Throughout the Year of the Rat, the epistemic and scientific community as well as civil society have played a pivotal role in responding to the pandemic. A high-level expert group was created, which mainly consisted of preeminent epidemiologists, health scientists, and public policy officials, to advise the CCP and the State Council, guide the subnational authorities, communicate with and inform the mass about the epidemic situation and relevant health measures via television or social media, and coordinate with international health community. It is the epistemic community that has determined the total lockdown of Wuhan and the launch of mask obligations. In addition, it has enacted a central communication and stabilising role with the public, while statesmen played a (temporary) supporting role. Experts were even invited to give individual online sessions with diplomatic missions and Chinese expats. Therefore, it is interesting to see how epistemic community functions under a technocratic/meritocratic regime vis-à-vis a crisis, particularly when its counterpart in the US has been viewed with mistrust by the Trump administration. Furthermore, it is observed that spontaneous volunteer groups have contributed to mutual aid and assistance to medical staff, that there has been a surge of NGOs to confront the epidemic, and that some synergy and empowerment have been seen between mobile Internet and NGOs.[2]


The Lunar New Year kicked off with China seemingly performing better than its peers. Is it a winner? It is not so convincing when issues of fundamental freedom (of press and speech) are not fully tackled in the long run and there has been domestic social exclusion and discrimination. After all, it is the COVID patients and families that are bearing the pain. Beijing’s declining international image also shows that its own model is not so tempting towards liberal democratic regimes even during the pandemic. Is it a loser? It has nevertheless pulled almost the whole nation back to routine, with epistemic community and civil society occupying a primal role in the process. In short, we should draw on the past lessons and positive highlights as the pandemic continues to unfold in the Year of the Ox.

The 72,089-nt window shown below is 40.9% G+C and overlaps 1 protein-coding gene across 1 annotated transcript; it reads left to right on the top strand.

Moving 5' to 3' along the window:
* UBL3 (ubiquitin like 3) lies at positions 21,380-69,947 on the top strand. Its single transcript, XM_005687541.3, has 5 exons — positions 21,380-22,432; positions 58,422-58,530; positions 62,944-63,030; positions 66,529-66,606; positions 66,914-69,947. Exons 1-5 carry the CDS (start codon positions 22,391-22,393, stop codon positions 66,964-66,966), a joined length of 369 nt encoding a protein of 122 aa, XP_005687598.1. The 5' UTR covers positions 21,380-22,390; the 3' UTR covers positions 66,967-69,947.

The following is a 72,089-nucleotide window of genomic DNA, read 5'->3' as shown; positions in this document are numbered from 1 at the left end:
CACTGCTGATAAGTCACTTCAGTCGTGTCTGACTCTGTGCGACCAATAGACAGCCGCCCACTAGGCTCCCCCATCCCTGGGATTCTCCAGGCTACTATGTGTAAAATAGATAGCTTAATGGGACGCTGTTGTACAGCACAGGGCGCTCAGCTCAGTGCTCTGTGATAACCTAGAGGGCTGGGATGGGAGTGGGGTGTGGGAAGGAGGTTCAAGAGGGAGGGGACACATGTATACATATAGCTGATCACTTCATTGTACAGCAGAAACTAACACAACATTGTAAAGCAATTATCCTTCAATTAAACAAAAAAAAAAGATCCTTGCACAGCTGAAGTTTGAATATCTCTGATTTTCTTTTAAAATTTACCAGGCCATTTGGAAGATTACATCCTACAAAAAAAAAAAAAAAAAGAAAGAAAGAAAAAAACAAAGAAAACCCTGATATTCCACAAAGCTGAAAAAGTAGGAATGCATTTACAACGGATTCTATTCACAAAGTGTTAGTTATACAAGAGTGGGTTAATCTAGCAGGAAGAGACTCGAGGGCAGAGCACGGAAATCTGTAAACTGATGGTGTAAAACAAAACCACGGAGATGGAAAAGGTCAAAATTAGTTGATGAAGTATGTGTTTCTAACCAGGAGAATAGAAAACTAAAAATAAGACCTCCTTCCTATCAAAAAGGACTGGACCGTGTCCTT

Lunting Wu is a Doctoral Researcher within the SCRIPT programme at Freie Universität Berlin, where he studies South American countries’ foreign policy regarding the Belt and Road Initiative.

[1] Pew Research Center (2020). Unfavorable Views of China Reach Historic Highs in Many Countries. Available at <https://www.pewresearch.org/global/2020/10/06/unfavorable-views-of-china-reach-historic-highs-in-many-countries/> (last accessed 16.02.2021).

[2] Hu, M., and M. Sidel (2020) “Civil Society and COVID in China: Responses in an Authoritarian Society”, Nonprofit and Voluntary Sector Quarterly, Vol. 49(6) 1173–81.